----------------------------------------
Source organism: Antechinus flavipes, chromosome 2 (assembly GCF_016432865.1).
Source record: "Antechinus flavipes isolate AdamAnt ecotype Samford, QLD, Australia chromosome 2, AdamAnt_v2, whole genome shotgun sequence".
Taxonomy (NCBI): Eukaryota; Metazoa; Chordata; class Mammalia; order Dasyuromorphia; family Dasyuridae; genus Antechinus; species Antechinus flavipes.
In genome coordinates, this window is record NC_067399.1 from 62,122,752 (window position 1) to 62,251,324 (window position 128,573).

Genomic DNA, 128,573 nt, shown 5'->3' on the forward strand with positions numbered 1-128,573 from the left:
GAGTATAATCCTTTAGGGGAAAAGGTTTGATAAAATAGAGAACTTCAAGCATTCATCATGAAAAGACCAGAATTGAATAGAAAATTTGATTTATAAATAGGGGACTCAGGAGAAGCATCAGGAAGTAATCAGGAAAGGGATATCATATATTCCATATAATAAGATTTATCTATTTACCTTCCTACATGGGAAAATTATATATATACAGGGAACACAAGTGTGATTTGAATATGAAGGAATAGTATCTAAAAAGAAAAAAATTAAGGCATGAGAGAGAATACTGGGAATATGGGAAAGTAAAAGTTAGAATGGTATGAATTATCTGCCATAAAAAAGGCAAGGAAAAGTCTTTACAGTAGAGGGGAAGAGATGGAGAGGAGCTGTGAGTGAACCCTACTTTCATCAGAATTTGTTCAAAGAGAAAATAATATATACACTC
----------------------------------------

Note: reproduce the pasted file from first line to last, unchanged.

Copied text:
Source organism: Antechinus flavipes, chromosome 2 (assembly GCF_016432865.1).
Source record: "Antechinus flavipes isolate AdamAnt ecotype Samford, QLD, Australia chromosome 2, AdamAnt_v2, whole genome shotgun sequence".
Taxonomy (NCBI): Eukaryota; Metazoa; Chordata; class Mammalia; order Dasyuromorphia; family Dasyuridae; genus Antechinus; species Antechinus flavipes.
In genome coordinates, this window is record NC_067399.1 from 62,122,752 (window position 1) to 62,251,324 (window position 128,573).

Genomic DNA, 128,573 nt, shown 5'->3' on the forward strand with positions numbered 1-128,573 from the left:
GAGTATAATCCTTTAGGGGAAAAGGTTTGATAAAATAGAGAACTTCAAGCATTCATCATGAAAAGACCAGAATTGAATAGAAAATTTGATTTATAAATAGGGGACTCAGGAGAAGCATCAGGAAGTAATCAGGAAAGGGATATCATATATTCCATATAATAAGATTTATCTATTTACCTTCCTACATGGGAAAATTATATATATACAGGGAACACAAGTGTGATTTGAATATGAAGGAATAGTATCTAAAAAGAAAAAAATTAAGGCATGAGAGAGAATACTGGGAATATGGGAAAGTAAAAGTTAGAATGGTATGAATTATCTGCCATAAAAAAGGCAAGGAAAAGTCTTTACAGTAGAGGGGAAGAGATGGAGAGGAGCTGTGAGTGAACCCTACTTTCATCAGAATTTGTTCAAAGAGAAAATAATATATACACTC